This week, we took our story to the pulsating heart of Te Arawa, ngā pūmanawa e waru o Te Arawa.   The story of hope that every child deserves the best stanrt – no matter if their parent lives on the inside or the out.   In depriving inmates of their freedom; we are also depriving thousands of children of their parents.

The kōrero at the inaugural conference of the international coalition of children of incarcerated parents was raw and somber.  Children are often ashamed and don’t know how to reconcile their love for their parents with the fact of their incarceration

 

Te Pūtahitanga o Te Waipounamu gave two presentations:

  • My presentation was entitled ‘Embracing the spirit of Huriawa

See powerpoint here

Read more here

  • Tracey Wright-Tawha from Ngā Kete Mātauranga Pounamu gave a brilliant presentation:  My Dad’s not home

See powerpoint here

 

Mobilising the Manawa o Mataura

In 1984, the Hui Taumata (Māori Economic Summit) was held at Parliament.   The message of the first Hui Taumata was clear. Maori had to be empowered to initiate, design and deliver their own solutions.

Later that year the marae at Mataura was opened by Hon Whetu Tirikatene Sullivan, presided over by kaumātua Te Ao Peehi.   The locals remembering it raining on the day and a suggestion was made to take the opening inside.   “Kāore’ was the response from Te Ao Pehi.  “Get an umbrella or get wet”.
 

 
 
 
 

That’s over thirty years ago now of course.   And so it was with an air of reminiscing that we were shown around the marae this week, as we listened to the new call to ‘mobilise the manawa of Mataura’.
 

 

As we sat around the table having a kai with the marae komiti, it was energizing to hear of the grand plans of the people to revitalize their marae, to grow a maara kai, to bring the families back for weaving, for reo, for wānanga.

 

Earlier that day, we’d spent some time at Te Taonga Mauri, talking with Te Oti Murray and Tahu Parkinson about the ideas they are developing around whakairo, eco-tourism, rangatahi development.   They talked about erecting pou that provided a beacon of information through virtual reality.   The locals being inspired by telling their own stories, learning about their whakapapa, their waiata while also learning the art of carving.   The goals of the Hui Taumata are still being written out in reality.


Rural Canterbury PHO signs Joint Venture with Te Pūtahitanga o Te Waipounamu

 

The Rural Canterbury Primary Health Organisation this week signed an agreement work with Te Pūtahitanga o Te Waipounamu to advance and promote a Whānau Ora approach amongst the population of rural living whānau in a constituency that covers Cheviot to Ashburton, Akaroa to Hanmer Springs. The four geographical areas are Hurunui, Waimakariri, Horomaka and Hakatere.

 

It is a great opportunity to see whether mainstream health delivery an take on a Whānau Ora approach, through the support of Whānau Ora Navigators.

Talking about health and wellbeing, it was fantastic to see thousands turn up for Pae Ora City 2 Surf  Whānau on the Move 2017, including two of our team in the sea of pink: Alice Matheson and Vania Pirini.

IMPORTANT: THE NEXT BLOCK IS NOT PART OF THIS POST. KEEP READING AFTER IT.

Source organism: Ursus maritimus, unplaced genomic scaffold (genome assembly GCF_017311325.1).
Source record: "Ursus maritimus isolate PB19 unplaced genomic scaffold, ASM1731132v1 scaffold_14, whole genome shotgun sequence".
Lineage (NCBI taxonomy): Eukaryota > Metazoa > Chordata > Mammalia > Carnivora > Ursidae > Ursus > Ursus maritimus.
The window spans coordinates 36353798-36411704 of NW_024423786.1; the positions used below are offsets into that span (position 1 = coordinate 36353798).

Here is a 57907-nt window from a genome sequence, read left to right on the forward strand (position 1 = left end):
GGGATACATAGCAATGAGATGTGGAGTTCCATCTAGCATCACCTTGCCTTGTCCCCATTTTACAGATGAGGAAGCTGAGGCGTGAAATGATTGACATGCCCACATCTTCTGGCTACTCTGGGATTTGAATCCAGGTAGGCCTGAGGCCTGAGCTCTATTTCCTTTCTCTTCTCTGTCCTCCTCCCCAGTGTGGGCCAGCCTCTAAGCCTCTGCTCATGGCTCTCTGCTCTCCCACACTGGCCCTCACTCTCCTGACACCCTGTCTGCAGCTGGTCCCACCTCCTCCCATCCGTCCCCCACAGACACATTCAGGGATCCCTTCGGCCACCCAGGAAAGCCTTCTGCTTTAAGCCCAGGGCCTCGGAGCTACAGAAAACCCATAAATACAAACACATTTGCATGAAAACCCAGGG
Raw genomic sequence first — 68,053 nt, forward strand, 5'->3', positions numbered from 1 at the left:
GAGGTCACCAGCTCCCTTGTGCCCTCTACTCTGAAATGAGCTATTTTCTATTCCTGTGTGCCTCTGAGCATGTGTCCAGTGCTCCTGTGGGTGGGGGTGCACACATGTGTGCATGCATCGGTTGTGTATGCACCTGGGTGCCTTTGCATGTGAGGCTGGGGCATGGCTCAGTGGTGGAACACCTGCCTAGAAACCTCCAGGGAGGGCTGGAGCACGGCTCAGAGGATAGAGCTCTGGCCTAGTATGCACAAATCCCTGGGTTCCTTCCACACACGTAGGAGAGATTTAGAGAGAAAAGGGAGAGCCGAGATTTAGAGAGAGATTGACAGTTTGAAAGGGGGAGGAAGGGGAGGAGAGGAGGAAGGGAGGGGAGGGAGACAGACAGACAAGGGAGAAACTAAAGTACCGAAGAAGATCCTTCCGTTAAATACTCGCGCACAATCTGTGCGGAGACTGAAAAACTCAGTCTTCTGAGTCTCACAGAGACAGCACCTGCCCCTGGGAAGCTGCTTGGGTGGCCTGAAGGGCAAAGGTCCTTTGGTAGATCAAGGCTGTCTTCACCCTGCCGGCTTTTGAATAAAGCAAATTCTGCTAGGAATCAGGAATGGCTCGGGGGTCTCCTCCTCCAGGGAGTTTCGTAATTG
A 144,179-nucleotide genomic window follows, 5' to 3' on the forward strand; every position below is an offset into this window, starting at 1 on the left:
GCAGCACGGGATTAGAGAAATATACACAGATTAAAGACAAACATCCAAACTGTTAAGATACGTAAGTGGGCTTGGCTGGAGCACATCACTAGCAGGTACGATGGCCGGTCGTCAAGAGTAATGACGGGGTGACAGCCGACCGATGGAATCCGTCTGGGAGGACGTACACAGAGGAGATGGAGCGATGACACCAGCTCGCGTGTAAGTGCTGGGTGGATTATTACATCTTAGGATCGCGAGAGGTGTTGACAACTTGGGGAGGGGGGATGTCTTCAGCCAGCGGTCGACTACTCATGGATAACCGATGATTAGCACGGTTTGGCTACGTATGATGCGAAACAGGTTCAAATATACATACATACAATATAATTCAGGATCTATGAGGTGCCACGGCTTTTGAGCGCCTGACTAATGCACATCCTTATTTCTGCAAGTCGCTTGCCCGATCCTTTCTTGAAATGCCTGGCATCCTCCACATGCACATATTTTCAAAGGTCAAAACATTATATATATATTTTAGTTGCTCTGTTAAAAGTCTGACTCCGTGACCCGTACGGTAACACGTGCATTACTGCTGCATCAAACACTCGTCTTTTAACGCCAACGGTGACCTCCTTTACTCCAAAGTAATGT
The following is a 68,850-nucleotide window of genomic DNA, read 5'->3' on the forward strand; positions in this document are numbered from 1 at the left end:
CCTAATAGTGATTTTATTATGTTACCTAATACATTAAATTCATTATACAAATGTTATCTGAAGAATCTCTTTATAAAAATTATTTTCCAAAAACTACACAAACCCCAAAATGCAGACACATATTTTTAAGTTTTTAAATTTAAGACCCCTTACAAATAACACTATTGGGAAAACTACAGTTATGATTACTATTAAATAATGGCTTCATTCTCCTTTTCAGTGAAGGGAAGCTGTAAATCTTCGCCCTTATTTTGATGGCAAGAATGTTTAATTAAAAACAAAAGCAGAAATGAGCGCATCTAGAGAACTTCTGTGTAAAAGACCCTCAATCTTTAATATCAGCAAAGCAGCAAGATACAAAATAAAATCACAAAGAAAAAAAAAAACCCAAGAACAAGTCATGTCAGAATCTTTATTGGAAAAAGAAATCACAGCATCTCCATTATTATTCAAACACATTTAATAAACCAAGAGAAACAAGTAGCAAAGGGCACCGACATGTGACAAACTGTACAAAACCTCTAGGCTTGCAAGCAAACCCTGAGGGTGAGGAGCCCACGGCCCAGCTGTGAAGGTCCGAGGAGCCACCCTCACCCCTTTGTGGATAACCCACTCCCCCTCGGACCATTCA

Literacy and Numeracy on the beach

Tiramarama Mai, based in Blenheim, is a shared delivery between Maataa Waka and the local colleges where the colleges deliver the literacy and numeracy component.  It was great to see these pictures come in this week demonstrating progress in NCEA level one.

 
 
 
 

Celebration of Tā Mark Solomon

On Thursday night iwi leaders, Ministers, MPs, a couple of Sir and Lady combos, Papatipu Rūnanga heads, friends, workmates, whanaunga came together to honour and pay tribute to eighteen years of leadership.   The mood was reflective as a range of iwi representatives spoke about their sadness in recognizing the huge gap left by Tā Mark no longer being at the iwi leaders’ table.

 
 
 
 

Minister Flavell spoke about the personal connection that he had to Kaikōura and the special memory he had from being at the tangi of Tā Mark’s grandmother.   Te Pao o Tahu was in fine form; Michael Skerrett serenaded us all.   A very beautiful night which paid tribute to the remarkable courage, the persistence and the champion leadership of the man we came to recognize.

 
 
Koha for Ta Mark Solomon on behalf of Ngati Rarua, represented by Chair Olivia Hall  and Whaea Molly Luke.

Koha for Ta Mark Solomon on behalf of Ngati Rarua, represented by Chair Olivia Hall  and Whaea Molly Luke.

 
 


Iwi Chairs and political representatives came from all over Aotearoa to celebrate their friend, their colleague, a respected ally, an iwi leader.

 

 
 
 
 
 
 

SUPERU

Superu invites you to a seminiar – Wellbeing, policy and social investment: what do we know about measuring human welfare and how can this be used to inform policy?

10am, Friday 31 March 2017

Live-streaming:

We are also live-streaming the seminar on Superu’s Facebook page: https://www.facebook.com/SuperuNZ/   

 

Manaaki From Seed to Jar

While on the wellbeing drive, we thought it would be great to finish off this week with a couple of stunning promotional shots for Manaaki products.

 
 
 
 

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